J.R.R. Tolkien's The Lord of the Rings, Vol. II: The Two Towers

From Tolkien Gateway
The name Two Towers refers to more than one character, item or concept. For a list of other meanings, see Two Towers (disambiguation).
LOTR-vol2-boxart.png
J.R.R. Tolkien's The Lord of the Rings, Vol. II: The Two Towers
Video game
DeveloperInterplay Productions, Silicon & Synapse
PublisherInterplay Productions
PlatformPC, MS-DOS, Amiga (never released)
Release dateSpring 1993

J.R.R. Tolkien's The Lord of the Rings, Vol. II: The Two Towers is a PC game by Interplay Productions.[1][2][3][4][5] A version for the Amiga was developed as well by Silicon & Synapse but was eventually cancelled.[1][3]

Production[edit]

The Lord of the Rings, Vol. II: The Two Towers followed the first part, The Lord of the Rings, Vol. I[1] and chronicles the events of the second tome.[3] A third game was originally also planned, covering The Return of the King, but it never came to be.[1]

The game was designed by Mark Whittlesey and Scott Bennie,[1][4] who chose to retain most of the story and also mixed in elements from Tolkien's other works.[3]

Gameplay[edit]

The gameplay was copied from the first game,[3] but made considerably easier. Unlike its predecessor, there is no fixed character: several characters are playable,[5] each with a selection of weapons.

The game also featured an automapping system, and the scale was reduced to improve player orientation.

See Also[edit]

References

  1. 1.0 1.1 1.2 1.3 1.4 The Lord of the Rings, Vol. II: The Two Towers at Tolkien Games (retrieved 5 February 2011)
  2. The Lord of the Rings, Vol. II: The Two Towers at GiantBoomb (retrieved 5 February 2011)
  3. 3.0 3.1 3.2 3.3 3.4 Meristation, El Anillo interactivo p. 8 (retrieved 5 February 2011)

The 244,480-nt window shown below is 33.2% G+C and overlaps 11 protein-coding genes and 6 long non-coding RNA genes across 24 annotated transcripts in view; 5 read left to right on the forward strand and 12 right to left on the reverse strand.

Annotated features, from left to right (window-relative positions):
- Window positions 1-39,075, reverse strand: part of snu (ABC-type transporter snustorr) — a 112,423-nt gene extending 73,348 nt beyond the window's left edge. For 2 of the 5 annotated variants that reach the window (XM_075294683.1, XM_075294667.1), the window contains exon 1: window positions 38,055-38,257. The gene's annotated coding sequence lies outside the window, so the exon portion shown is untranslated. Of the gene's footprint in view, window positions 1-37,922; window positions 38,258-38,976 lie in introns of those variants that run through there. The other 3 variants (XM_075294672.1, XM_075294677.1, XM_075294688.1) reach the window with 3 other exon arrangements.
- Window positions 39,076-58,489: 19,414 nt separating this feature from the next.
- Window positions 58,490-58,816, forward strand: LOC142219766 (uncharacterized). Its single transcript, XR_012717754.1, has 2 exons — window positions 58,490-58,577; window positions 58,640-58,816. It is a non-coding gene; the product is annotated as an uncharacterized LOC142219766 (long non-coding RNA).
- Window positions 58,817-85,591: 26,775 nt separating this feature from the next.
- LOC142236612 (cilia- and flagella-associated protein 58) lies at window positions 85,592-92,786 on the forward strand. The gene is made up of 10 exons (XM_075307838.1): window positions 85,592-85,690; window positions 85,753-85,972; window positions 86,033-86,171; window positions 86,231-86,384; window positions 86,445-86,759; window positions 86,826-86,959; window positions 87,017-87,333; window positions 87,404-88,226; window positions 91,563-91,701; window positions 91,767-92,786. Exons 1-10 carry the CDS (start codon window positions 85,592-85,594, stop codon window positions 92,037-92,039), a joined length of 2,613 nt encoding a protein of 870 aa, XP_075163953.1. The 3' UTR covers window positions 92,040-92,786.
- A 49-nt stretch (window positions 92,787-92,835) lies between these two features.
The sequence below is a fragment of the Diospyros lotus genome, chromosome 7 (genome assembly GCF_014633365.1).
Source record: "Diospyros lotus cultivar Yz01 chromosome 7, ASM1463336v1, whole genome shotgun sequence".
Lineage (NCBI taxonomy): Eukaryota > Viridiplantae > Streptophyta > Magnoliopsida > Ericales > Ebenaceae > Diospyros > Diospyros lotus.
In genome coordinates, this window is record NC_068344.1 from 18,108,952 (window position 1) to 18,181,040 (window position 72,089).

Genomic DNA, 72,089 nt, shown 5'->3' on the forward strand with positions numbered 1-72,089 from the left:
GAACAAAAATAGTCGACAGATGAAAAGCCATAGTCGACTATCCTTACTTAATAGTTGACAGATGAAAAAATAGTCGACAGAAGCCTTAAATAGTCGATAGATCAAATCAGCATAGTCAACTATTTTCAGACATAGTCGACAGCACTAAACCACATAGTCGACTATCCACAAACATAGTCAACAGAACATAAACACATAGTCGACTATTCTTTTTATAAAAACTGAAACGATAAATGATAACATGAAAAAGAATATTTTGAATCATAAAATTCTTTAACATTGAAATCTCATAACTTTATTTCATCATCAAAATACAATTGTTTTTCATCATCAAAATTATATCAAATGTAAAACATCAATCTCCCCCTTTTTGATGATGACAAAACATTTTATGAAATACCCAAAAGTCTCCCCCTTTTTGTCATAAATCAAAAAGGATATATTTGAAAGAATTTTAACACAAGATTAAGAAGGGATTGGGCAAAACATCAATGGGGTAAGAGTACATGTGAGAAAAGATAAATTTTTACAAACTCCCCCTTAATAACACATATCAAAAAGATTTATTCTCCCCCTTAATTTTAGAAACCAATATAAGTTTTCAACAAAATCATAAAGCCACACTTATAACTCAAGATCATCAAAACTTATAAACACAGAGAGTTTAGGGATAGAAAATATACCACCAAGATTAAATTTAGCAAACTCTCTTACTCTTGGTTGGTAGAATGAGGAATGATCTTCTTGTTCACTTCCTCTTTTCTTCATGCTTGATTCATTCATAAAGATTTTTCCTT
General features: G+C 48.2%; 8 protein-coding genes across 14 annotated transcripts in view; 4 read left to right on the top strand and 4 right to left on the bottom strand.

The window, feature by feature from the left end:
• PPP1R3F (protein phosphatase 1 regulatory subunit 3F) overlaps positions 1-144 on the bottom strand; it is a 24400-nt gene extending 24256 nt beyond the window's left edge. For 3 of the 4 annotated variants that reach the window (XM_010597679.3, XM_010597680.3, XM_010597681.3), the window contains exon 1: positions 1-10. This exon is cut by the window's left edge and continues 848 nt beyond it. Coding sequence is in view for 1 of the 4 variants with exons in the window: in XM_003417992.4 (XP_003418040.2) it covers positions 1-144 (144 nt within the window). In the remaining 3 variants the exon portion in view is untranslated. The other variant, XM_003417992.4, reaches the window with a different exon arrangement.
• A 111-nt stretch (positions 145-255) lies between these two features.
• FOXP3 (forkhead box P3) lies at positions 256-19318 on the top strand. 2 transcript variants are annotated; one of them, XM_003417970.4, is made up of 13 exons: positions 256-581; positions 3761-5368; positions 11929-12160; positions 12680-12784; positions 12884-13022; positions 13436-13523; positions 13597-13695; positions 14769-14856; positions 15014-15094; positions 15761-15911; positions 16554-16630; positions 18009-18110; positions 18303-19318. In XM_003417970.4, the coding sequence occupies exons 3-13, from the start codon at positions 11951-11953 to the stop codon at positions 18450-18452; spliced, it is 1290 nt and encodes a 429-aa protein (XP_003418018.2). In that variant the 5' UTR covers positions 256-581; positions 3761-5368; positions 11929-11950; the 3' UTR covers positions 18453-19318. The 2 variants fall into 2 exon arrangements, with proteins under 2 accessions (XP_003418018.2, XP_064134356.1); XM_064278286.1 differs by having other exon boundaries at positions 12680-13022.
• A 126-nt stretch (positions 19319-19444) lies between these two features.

4. 4.0 4.1 The Lord of the Rings, Vol. II: The Two Towers at IMDB (retrieved 5 February 2011)
  5. 5.0 5.1 The Lord of the Rings, Vol. II: The Two Towers at Moby Games (retrieved 5 February 2011)
  • Alfred C. Giovetti, "The Two Towers: The Lord of the Rings, Volume II", published in Compute!, Vol. 15 Issue 1 (January 1993), pages 136-7
Licensed video games set in Middle-earth
 Melbourne House: The Hobbit (1982) · Lord of the Rings: Game One (1985) · Shadows of Mordor (1988) · War in Middle Earth (1988) · Crack of Doom Software Adventure (1989) · Riders of Rohan (1990)
 Interplay Productions: The Lord of the Rings, Vol. I (PC) (1990) · The Lord of the Rings, Vol. II: The Two Towers (1993) · The Lord of the Rings, Vol. I (SNES) (1994)
 Vivendi Universal: The Fellowship of the Ring (2002) · The Hobbit (2003) · War of the Ring (2003)
 Electronic Arts: The Two Towers (2002) · The Return of the King (2003) · The Third Age (2004) · The Battle for Middle-earth (2004) · Tactics (2005) · The Battle for Middle-earth II (2006) (The Rise of the Witch-king (2006)) · Conquest (2009)
 Turbine/Standing Stone Games: The Lord of the Rings Online: Shadows of Angmar (2007-) (Mines of Moria (2008) · Siege of Mirkwood (2009) · Rise of Isengard (2011) · Riders of Rohan (2012) · Helm's Deep (2013) · Mordor (2017) · Minas Morgul (2019)) - War of Three Peaks (2020) - Fate of Gundabad (2021)
 Warner Bros: Aragorn's Quest (2010) · War in the North (2011) · Guardians of Middle-earth (2012) · Kingdoms of Middle-earth (2012Armies of The Third Age (2012) · ·Shadow of Mordor (2014) · Shadow of War (2017) · Rise to War (2021)
 Glu Games: Middle-Earth Defense (2010)
 Traveller's Tales: Lego The Lord of the Rings: The Video Game (2012) · Lego The Hobbit (2014)
 Daedalic Entertainment: The Lord of the Rings: Gollum (2022)
 North Beach Games: The Lord of the Rings: Return to Moria (2023)